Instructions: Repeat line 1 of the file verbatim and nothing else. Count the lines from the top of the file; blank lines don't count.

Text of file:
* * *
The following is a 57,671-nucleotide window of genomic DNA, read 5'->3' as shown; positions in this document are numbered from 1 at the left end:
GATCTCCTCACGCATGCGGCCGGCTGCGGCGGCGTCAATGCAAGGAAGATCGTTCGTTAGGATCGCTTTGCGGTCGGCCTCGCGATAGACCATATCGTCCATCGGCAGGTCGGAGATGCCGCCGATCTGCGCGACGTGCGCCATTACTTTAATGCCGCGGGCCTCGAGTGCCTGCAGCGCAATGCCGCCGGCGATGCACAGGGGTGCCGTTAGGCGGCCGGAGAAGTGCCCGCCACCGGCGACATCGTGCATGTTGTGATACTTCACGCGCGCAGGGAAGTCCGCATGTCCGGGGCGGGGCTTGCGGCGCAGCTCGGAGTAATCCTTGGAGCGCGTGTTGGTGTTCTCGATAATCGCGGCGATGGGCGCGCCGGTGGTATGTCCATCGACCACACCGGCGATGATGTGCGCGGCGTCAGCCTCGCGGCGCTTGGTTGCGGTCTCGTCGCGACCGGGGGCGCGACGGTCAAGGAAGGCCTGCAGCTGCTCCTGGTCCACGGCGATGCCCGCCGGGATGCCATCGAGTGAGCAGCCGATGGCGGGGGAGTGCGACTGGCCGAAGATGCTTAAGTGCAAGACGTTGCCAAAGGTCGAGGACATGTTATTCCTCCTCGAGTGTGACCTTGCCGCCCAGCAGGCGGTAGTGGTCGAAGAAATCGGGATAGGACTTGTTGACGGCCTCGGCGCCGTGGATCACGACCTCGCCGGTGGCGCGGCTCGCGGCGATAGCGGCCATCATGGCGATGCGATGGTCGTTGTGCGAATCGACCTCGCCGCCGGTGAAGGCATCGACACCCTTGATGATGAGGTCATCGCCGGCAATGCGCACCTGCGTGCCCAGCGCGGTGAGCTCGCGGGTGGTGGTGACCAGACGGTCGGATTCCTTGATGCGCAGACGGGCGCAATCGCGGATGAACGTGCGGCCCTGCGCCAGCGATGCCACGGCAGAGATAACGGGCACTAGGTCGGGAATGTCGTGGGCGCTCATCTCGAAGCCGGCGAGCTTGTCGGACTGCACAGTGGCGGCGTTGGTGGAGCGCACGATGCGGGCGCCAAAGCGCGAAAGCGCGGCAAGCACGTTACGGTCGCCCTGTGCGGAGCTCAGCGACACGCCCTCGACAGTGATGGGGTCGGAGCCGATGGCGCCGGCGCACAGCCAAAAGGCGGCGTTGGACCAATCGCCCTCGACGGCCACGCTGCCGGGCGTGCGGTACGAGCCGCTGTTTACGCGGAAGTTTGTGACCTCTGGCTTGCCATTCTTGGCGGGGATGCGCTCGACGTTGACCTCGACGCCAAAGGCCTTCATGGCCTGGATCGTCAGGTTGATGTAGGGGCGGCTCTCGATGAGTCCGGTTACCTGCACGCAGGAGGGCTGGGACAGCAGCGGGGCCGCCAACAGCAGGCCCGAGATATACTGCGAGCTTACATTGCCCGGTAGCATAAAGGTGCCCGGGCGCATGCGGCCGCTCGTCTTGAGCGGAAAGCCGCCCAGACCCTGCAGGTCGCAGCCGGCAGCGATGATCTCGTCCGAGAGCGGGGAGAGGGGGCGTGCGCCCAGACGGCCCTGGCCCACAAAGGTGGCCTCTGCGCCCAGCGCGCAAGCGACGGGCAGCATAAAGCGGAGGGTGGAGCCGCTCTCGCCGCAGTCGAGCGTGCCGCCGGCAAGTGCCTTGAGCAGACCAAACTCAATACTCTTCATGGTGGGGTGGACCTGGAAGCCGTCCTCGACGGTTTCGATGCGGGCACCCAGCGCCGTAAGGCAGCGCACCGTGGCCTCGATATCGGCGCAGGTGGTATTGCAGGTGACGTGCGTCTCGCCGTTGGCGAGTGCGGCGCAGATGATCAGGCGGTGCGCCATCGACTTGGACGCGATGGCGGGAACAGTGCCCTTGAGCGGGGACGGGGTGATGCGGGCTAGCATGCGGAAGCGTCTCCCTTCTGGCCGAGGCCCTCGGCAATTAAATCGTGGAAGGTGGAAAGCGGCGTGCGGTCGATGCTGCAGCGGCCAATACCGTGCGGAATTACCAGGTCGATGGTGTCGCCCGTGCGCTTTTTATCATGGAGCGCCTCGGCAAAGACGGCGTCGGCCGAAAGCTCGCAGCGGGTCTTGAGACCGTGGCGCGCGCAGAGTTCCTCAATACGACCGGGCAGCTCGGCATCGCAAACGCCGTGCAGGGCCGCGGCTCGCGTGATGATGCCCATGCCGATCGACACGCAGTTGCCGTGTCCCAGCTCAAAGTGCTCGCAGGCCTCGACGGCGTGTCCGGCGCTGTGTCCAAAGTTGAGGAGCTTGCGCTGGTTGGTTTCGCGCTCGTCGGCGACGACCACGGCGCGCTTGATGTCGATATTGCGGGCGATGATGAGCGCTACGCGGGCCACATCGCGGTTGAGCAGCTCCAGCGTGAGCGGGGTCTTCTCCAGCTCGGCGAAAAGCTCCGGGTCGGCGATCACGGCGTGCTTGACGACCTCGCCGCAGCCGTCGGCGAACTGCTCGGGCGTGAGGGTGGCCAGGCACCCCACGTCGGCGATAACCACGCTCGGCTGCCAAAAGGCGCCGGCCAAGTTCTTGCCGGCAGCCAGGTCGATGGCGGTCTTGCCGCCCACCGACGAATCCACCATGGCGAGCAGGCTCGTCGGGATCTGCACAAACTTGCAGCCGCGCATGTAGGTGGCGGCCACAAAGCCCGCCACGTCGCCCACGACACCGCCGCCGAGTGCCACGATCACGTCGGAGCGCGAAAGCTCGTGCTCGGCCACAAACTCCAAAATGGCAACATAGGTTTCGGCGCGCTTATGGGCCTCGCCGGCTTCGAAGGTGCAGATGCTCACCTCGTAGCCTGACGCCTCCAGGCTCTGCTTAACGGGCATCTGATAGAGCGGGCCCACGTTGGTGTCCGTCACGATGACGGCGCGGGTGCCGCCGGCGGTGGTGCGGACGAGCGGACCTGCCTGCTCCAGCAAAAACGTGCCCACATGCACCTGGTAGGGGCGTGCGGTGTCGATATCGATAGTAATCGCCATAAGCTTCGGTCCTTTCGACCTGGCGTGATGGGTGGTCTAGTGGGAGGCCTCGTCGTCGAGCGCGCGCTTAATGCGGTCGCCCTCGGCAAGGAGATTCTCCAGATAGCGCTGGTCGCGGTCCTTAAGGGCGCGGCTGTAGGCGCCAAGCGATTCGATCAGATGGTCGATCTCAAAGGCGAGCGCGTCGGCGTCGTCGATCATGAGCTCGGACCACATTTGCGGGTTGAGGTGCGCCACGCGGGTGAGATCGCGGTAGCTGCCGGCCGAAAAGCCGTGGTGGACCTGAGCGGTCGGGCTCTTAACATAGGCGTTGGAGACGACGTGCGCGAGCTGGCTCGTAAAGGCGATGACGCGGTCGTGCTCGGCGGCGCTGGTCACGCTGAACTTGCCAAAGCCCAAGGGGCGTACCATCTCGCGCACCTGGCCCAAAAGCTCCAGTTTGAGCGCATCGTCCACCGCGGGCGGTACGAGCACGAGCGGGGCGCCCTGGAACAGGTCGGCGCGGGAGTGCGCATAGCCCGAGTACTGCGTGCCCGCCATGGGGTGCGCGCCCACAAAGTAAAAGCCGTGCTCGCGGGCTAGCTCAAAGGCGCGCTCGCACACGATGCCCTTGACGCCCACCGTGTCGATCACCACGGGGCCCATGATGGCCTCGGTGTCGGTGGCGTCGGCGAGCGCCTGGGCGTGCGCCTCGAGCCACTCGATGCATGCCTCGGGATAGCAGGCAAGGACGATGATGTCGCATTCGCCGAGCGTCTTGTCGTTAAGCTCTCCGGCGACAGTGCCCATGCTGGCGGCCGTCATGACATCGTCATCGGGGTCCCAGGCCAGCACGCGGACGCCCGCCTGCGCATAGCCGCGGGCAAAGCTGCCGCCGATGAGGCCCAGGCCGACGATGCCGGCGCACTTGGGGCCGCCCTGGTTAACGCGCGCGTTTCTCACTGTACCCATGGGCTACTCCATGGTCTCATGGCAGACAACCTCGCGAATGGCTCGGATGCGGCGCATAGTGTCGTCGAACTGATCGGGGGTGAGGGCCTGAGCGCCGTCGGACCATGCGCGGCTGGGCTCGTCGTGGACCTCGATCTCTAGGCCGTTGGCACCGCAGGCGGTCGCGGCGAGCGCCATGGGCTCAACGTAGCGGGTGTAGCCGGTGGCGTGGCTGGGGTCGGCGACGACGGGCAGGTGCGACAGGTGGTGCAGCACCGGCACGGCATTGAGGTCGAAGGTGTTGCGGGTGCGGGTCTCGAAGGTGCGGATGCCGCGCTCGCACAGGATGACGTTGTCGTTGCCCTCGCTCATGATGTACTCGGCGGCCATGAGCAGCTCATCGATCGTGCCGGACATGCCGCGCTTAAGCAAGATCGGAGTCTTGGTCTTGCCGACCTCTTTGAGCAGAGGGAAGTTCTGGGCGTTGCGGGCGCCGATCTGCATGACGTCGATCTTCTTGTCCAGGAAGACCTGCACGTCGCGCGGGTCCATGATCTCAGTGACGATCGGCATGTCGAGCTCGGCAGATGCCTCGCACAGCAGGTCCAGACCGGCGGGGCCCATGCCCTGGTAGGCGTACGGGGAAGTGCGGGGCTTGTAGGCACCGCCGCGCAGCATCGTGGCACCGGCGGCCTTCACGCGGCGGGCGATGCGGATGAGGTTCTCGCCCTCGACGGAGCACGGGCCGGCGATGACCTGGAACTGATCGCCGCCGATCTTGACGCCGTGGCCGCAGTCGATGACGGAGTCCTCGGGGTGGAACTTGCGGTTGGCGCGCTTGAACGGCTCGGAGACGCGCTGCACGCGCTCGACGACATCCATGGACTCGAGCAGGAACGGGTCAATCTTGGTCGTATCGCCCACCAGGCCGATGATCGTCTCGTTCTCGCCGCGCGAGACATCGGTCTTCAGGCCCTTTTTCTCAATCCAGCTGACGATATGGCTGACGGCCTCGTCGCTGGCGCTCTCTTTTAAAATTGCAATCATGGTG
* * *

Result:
The following is a 57,671-nucleotide window of genomic DNA, read 5'->3' as shown; positions in this document are numbered from 1 at the left end: